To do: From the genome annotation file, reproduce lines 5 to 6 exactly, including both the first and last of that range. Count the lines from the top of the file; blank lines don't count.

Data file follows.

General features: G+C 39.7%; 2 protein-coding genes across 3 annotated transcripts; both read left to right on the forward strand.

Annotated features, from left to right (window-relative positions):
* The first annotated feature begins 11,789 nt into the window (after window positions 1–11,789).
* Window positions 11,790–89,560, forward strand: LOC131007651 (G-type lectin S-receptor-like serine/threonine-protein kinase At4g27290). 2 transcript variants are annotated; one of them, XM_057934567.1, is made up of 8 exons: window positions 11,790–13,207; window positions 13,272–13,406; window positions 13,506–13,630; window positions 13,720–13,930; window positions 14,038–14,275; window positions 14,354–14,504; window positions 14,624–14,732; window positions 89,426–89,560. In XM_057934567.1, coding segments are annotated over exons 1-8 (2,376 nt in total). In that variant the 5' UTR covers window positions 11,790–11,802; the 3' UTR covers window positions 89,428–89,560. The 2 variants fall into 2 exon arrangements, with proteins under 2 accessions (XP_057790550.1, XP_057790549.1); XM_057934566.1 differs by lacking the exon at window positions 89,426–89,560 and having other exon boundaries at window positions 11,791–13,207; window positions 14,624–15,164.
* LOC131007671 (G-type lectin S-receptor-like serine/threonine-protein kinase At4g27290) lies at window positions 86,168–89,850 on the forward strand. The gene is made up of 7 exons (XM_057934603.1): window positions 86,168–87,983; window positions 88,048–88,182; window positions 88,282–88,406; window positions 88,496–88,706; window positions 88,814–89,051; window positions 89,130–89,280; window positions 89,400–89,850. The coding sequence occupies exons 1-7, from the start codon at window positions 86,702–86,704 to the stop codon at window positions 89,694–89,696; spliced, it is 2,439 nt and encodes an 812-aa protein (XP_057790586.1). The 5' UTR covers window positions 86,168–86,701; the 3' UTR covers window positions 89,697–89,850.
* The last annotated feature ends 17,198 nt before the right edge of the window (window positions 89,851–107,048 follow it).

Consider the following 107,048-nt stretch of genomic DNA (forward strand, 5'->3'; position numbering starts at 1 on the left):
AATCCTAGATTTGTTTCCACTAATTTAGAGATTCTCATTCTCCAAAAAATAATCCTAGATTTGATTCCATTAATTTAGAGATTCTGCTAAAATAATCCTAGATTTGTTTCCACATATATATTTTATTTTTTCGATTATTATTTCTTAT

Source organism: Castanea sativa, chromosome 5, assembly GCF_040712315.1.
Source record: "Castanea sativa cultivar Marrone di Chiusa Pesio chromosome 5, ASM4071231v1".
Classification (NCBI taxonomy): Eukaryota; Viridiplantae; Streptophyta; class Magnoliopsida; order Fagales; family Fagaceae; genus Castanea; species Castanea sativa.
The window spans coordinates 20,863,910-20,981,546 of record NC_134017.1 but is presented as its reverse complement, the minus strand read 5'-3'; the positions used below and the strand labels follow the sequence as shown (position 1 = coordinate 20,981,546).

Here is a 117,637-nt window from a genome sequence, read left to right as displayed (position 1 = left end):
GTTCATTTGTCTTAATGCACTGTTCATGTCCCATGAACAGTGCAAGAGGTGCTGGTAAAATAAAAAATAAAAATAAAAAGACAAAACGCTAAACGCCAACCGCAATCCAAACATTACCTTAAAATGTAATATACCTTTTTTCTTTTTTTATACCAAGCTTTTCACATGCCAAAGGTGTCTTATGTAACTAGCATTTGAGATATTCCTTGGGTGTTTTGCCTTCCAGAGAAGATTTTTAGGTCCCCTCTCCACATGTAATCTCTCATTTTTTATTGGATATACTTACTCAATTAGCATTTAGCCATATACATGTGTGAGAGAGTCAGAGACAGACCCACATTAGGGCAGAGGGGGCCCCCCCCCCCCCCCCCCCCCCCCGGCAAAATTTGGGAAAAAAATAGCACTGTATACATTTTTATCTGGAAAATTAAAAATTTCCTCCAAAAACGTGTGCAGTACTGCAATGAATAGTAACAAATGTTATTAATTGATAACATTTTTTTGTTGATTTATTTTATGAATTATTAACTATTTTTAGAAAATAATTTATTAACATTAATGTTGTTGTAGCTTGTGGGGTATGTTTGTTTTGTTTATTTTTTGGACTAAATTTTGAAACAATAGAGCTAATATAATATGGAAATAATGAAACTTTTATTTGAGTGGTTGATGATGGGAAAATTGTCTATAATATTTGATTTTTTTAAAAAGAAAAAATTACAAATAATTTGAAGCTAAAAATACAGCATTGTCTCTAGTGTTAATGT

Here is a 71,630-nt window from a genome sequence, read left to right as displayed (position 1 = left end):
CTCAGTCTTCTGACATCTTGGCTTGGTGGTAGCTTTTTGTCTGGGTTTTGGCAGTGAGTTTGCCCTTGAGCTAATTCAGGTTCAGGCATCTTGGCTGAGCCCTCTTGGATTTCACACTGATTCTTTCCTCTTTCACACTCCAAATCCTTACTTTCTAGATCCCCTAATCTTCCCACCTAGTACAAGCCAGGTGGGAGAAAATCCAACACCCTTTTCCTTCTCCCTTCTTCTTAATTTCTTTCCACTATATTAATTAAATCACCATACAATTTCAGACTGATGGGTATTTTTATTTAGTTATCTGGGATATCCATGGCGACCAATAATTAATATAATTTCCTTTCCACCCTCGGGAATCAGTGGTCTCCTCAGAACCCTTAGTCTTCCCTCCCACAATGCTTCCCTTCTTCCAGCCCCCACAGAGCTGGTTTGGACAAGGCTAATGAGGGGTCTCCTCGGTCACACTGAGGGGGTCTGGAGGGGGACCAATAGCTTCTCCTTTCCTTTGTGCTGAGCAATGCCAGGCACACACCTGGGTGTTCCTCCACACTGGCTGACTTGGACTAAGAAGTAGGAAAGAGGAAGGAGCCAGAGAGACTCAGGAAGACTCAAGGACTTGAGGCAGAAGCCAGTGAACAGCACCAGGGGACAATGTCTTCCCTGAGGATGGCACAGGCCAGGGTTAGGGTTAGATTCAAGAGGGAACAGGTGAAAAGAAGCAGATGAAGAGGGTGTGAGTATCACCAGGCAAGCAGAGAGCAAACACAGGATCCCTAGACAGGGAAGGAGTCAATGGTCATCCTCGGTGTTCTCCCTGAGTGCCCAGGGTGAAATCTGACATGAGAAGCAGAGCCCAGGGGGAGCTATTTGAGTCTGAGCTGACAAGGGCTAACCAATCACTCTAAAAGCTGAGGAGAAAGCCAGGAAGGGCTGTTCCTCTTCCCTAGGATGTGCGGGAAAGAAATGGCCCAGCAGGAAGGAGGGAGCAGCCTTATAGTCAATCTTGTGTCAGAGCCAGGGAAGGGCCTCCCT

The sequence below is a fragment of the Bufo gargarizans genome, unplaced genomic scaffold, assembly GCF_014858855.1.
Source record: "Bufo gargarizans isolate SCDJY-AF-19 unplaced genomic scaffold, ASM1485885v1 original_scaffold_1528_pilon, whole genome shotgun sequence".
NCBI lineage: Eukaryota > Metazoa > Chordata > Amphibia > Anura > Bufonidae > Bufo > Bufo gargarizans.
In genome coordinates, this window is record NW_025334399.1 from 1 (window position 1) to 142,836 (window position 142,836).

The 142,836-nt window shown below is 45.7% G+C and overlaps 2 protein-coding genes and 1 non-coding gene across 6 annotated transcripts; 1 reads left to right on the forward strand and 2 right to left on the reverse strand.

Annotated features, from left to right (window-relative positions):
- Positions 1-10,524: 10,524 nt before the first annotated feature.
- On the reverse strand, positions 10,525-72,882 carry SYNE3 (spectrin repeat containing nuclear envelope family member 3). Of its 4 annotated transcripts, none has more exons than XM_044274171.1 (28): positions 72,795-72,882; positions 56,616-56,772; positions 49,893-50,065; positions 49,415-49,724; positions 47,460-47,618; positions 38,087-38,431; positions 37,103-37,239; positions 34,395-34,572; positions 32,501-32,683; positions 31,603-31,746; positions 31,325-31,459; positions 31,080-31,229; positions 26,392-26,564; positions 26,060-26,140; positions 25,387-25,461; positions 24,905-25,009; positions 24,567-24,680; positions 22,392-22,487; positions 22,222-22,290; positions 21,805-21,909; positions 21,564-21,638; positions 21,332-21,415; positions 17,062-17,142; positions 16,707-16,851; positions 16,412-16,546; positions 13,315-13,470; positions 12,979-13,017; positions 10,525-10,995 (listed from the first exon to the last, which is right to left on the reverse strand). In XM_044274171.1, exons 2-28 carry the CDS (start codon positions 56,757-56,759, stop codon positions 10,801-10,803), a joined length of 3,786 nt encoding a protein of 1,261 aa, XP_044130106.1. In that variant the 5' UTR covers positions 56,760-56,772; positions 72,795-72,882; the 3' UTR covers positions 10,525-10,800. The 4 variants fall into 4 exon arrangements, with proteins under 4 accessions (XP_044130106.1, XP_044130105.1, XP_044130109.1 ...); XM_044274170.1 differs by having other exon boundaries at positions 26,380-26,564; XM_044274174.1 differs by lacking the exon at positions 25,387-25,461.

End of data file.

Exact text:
* LOC131007671 (G-type lectin S-receptor-like serine/threonine-protein kinase At4g27290) lies at window positions 86,168–89,850 on the forward strand. The gene is made up of 7 exons (XM_057934603.1): window positions 86,168–87,983; window positions 88,048–88,182; window positions 88,282–88,406; window positions 88,496–88,706; window positions 88,814–89,051; window positions 89,130–89,280; window positions 89,400–89,850. The coding sequence occupies exons 1-7, from the start codon at window positions 86,702–86,704 to the stop codon at window positions 89,694–89,696; spliced, it is 2,439 nt and encodes an 812-aa protein (XP_057790586.1). The 5' UTR covers window positions 86,168–86,701; the 3' UTR covers window positions 89,697–89,850.
* The last annotated feature ends 17,198 nt before the right edge of the window (window positions 89,851–107,048 follow it).